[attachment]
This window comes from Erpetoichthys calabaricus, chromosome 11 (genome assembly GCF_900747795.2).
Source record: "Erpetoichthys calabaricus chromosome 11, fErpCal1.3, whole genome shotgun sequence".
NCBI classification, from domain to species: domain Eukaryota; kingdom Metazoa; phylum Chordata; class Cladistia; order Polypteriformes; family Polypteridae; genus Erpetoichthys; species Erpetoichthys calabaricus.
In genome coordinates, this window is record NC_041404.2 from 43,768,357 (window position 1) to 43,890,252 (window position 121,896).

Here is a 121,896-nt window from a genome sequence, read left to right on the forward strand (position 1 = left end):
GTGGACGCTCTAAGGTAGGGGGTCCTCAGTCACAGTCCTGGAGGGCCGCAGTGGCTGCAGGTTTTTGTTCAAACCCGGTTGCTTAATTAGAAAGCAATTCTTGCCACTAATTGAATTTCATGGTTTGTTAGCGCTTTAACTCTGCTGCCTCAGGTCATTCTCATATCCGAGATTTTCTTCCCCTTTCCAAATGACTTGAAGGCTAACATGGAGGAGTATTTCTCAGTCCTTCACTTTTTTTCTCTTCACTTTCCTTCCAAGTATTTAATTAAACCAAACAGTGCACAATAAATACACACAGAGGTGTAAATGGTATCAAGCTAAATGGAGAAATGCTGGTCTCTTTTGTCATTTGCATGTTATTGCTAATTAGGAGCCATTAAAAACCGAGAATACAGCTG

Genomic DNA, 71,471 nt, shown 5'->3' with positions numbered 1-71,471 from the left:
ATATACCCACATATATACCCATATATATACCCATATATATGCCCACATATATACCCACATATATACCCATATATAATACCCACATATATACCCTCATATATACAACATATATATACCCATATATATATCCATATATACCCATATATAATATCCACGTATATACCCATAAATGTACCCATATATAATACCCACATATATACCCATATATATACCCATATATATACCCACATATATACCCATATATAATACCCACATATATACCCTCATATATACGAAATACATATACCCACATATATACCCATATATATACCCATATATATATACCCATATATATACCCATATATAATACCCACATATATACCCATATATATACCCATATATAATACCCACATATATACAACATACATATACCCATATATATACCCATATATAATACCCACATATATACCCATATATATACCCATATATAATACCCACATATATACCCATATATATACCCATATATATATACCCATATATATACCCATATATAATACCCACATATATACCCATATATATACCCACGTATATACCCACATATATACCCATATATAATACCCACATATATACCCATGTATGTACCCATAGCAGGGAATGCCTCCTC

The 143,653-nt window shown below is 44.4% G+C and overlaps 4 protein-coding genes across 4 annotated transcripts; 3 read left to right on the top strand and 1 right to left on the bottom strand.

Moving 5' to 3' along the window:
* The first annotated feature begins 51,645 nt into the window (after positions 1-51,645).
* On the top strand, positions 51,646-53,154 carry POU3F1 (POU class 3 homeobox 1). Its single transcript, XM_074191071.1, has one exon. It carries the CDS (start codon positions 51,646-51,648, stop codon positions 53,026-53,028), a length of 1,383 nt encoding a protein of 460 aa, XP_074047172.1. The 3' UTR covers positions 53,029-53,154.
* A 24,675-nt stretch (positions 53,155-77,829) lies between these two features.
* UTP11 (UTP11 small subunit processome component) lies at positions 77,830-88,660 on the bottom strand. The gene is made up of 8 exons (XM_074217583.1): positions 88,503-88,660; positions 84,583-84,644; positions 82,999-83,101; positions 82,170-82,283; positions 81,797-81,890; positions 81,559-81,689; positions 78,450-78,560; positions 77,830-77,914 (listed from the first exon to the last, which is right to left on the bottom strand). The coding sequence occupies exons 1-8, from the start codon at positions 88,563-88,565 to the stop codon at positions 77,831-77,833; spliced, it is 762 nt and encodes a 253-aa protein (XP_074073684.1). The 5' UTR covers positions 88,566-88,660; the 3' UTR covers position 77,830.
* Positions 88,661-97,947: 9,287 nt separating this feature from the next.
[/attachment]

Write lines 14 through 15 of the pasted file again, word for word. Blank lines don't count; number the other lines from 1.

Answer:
* UTP11 (UTP11 small subunit processome component) lies at positions 77,830-88,660 on the bottom strand. The gene is made up of 8 exons (XM_074217583.1): positions 88,503-88,660; positions 84,583-84,644; positions 82,999-83,101; positions 82,170-82,283; positions 81,797-81,890; positions 81,559-81,689; positions 78,450-78,560; positions 77,830-77,914 (listed from the first exon to the last, which is right to left on the bottom strand). The coding sequence occupies exons 1-8, from the start codon at positions 88,563-88,565 to the stop codon at positions 77,831-77,833; spliced, it is 762 nt and encodes a 253-aa protein (XP_074073684.1). The 5' UTR covers positions 88,566-88,660; the 3' UTR covers position 77,830.
* Positions 88,661-97,947: 9,287 nt separating this feature from the next.